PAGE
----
Oil news: Falling oil prices force Continental Resources Inc. to cut its 2015 budget (again)


It’s amazing how quickly things change in the energy industry. In September, Continental resources (NYSE: CLR) announced that it is stomping on the accelerator and increasing its capital spending plan for the remainder of 2014, while also increasing its spending plan for 2015. Now, a few months later, the company is again cutting its spending plan for 2015 as it reacts to the relentless sell-off in oil prices, which has brought down its stocks with it.

WTI Crude Oil Spot Price Data by YCharts

Details on the new guide
Continental Resources’ revised capital budget for next year is a dramatic reduction from the company’s starting point in September. At that time, the company had just accelerated its spending plan for 2014, from its initial forecast of $ 4.05 billion to $ 4.55 billion. On top of that, he announced that his 2015 budget would be further accelerated to $ 5.2 billion. These funds would be used to increase production by 26% to 32% from its 2014 level.

However, when oil prices started to fall, so did the company’s budget. In November, the company cut its 2015 budget to $ 4.6 billion, which is roughly what it spent in 2014. However, given the relentless fall in oil prices, the company is cutting now its 2015 plan at $ 2.7 billion. This is an almost 50% reduction in expenses from where they were originally, which is actually in line with the reductions we’re seeing with many other shale-focused producers. That being said, even with these deep cuts, the company still plans to increase production by 16-20% next year.

Bold bet gone wrong
One of the reasons Continental Resources is cutting its budget so dramatically is that it plans to align its spending with its cash flow. That cash flow is expected to drop significantly after the company’s bold gamble to cut its oil hedges appears to have returned and burned the company down as oil prices continue to fall. Without protection against falling oil prices, the company had to adjust its spending to avoid taking on debt to finance the difference if prices did not improve.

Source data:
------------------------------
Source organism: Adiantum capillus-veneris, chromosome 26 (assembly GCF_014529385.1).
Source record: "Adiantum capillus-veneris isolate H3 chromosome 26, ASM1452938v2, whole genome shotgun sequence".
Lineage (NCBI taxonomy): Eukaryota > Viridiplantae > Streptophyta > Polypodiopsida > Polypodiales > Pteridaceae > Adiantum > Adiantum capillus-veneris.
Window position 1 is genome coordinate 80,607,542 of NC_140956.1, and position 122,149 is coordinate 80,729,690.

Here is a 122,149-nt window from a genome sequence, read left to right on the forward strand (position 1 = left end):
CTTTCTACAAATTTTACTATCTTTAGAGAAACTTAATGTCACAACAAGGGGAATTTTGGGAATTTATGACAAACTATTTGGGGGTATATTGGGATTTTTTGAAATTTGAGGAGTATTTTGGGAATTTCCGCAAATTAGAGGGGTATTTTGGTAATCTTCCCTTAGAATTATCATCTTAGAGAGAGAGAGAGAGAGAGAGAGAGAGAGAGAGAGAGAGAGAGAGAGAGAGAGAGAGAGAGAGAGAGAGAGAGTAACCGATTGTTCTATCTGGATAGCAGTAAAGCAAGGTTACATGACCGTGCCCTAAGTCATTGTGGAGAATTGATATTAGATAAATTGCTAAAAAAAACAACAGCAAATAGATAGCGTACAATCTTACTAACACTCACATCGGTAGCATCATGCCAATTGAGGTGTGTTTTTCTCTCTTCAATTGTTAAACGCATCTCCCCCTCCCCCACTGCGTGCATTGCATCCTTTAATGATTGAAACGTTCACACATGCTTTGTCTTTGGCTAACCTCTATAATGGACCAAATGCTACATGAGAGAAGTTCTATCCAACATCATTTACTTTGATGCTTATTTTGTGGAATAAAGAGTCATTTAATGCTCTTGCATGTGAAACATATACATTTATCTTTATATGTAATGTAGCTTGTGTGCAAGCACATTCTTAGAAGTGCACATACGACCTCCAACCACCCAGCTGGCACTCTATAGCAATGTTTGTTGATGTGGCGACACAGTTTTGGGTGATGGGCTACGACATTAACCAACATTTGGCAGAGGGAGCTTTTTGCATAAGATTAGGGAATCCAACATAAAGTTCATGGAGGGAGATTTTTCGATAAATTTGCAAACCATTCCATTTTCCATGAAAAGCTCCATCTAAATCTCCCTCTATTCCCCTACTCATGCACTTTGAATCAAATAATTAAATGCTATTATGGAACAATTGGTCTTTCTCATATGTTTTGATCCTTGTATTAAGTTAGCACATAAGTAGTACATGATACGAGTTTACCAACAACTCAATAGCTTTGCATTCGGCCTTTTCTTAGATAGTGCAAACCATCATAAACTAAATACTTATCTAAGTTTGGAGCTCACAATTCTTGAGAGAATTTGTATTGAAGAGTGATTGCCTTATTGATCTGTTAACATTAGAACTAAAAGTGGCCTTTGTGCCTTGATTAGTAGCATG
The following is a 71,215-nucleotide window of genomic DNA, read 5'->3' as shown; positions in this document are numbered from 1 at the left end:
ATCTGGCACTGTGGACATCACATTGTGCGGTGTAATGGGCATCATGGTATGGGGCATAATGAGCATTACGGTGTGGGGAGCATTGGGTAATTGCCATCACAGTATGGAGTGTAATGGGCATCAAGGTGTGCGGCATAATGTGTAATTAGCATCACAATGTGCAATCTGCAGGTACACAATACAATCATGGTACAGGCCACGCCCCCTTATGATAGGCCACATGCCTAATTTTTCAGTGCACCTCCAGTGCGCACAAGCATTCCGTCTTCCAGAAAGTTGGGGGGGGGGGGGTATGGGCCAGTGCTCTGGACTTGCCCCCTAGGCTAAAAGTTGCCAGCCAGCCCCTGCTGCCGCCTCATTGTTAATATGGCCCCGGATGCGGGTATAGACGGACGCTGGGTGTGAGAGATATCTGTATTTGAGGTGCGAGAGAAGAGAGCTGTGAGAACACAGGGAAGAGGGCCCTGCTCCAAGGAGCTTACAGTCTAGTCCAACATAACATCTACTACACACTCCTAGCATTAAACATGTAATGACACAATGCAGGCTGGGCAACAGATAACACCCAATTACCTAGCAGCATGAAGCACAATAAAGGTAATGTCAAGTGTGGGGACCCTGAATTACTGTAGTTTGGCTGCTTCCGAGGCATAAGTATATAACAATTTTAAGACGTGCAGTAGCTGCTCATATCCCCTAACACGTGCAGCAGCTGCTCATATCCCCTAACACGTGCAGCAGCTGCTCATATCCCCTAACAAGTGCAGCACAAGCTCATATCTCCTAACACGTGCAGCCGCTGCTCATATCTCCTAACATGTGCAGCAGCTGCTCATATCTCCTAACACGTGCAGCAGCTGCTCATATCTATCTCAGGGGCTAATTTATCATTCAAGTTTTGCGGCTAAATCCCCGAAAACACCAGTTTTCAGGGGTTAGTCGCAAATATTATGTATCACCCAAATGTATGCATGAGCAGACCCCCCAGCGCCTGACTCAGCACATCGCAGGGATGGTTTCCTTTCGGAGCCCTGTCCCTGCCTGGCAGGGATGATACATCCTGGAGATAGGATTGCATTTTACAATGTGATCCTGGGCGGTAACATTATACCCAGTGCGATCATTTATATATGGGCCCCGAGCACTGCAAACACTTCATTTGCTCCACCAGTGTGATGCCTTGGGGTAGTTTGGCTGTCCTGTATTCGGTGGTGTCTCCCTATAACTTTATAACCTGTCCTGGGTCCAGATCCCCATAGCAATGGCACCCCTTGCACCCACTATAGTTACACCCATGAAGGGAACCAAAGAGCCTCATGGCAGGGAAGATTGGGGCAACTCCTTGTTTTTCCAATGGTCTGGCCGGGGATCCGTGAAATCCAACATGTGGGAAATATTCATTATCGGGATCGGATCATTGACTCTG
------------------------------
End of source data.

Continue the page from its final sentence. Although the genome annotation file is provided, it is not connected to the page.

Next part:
Continental Resources wants to avoid taking on more debt as there is growing concern that energy-related debt could be a big problem down the road if oil prices don’t improve. The company wants to avoid some of the problems its peers face by maintaining its good credit rating, which was upgraded to investment grade late last year. The only way to do it now is to slow down spending until the oil market improves. This is the right decision because it should ensure the survival of the company if the oil market remains depressed for a long time.

Takeaway for investors
Continental Resources is taking the necessary steps to control spending until the oil market stabilizes. While the company might not have had to cut spending so dramatically if it hadn’t cashed in its oil hedges, it is avoiding at least a second mistake by closing the debt gap. This will at least allow the company to accelerate its spending whenever the oil markets recover in the future.

This article represents the opinion of the author, who may disagree with the “official” recommendation position of a premium Motley Fool consulting service. We are heterogeneous! Questioning an investment thesis – even one of our own – helps us all to think critically about investing and make decisions that help us become smarter, happier, and richer.


Steve R. Hansen

Leave a Reply

Your email address will not be published.